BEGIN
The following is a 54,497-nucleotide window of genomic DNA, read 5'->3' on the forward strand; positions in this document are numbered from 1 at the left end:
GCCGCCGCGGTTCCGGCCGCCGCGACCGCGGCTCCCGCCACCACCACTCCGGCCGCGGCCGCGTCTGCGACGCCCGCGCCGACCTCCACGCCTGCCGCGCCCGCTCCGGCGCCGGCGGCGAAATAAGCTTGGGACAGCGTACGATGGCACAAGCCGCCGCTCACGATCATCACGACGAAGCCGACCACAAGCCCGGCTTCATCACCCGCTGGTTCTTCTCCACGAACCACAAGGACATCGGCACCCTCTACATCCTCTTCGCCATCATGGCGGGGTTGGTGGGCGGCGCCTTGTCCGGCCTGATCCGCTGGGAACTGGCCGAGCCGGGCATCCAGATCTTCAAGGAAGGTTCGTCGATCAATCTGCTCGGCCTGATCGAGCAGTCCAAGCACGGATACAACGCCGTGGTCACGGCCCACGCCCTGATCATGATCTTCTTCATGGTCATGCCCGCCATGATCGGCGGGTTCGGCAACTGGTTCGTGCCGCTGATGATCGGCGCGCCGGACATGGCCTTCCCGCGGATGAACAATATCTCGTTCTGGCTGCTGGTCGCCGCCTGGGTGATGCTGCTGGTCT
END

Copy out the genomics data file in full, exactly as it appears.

The following is a 54,497-nucleotide window of genomic DNA, read 5'->3' on the forward strand; positions in this document are numbered from 1 at the left end:
GCCGCCGCGGTTCCGGCCGCCGCGACCGCGGCTCCCGCCACCACCACTCCGGCCGCGGCCGCGTCTGCGACGCCCGCGCCGACCTCCACGCCTGCCGCGCCCGCTCCGGCGCCGGCGGCGAAATAAGCTTGGGACAGCGTACGATGGCACAAGCCGCCGCTCACGATCATCACGACGAAGCCGACCACAAGCCCGGCTTCATCACCCGCTGGTTCTTCTCCACGAACCACAAGGACATCGGCACCCTCTACATCCTCTTCGCCATCATGGCGGGGTTGGTGGGCGGCGCCTTGTCCGGCCTGATCCGCTGGGAACTGGCCGAGCCGGGCATCCAGATCTTCAAGGAAGGTTCGTCGATCAATCTGCTCGGCCTGATCGAGCAGTCCAAGCACGGATACAACGCCGTGGTCACGGCCCACGCCCTGATCATGATCTTCTTCATGGTCATGCCCGCCATGATCGGCGGGTTCGGCAACTGGTTCGTGCCGCTGATGATCGGCGCGCCGGACATGGCCTTCCCGCGGATGAACAATATCTCGTTCTGGCTGCTGGTCGCCGCCTGGGTGATGCTGCTGGTCT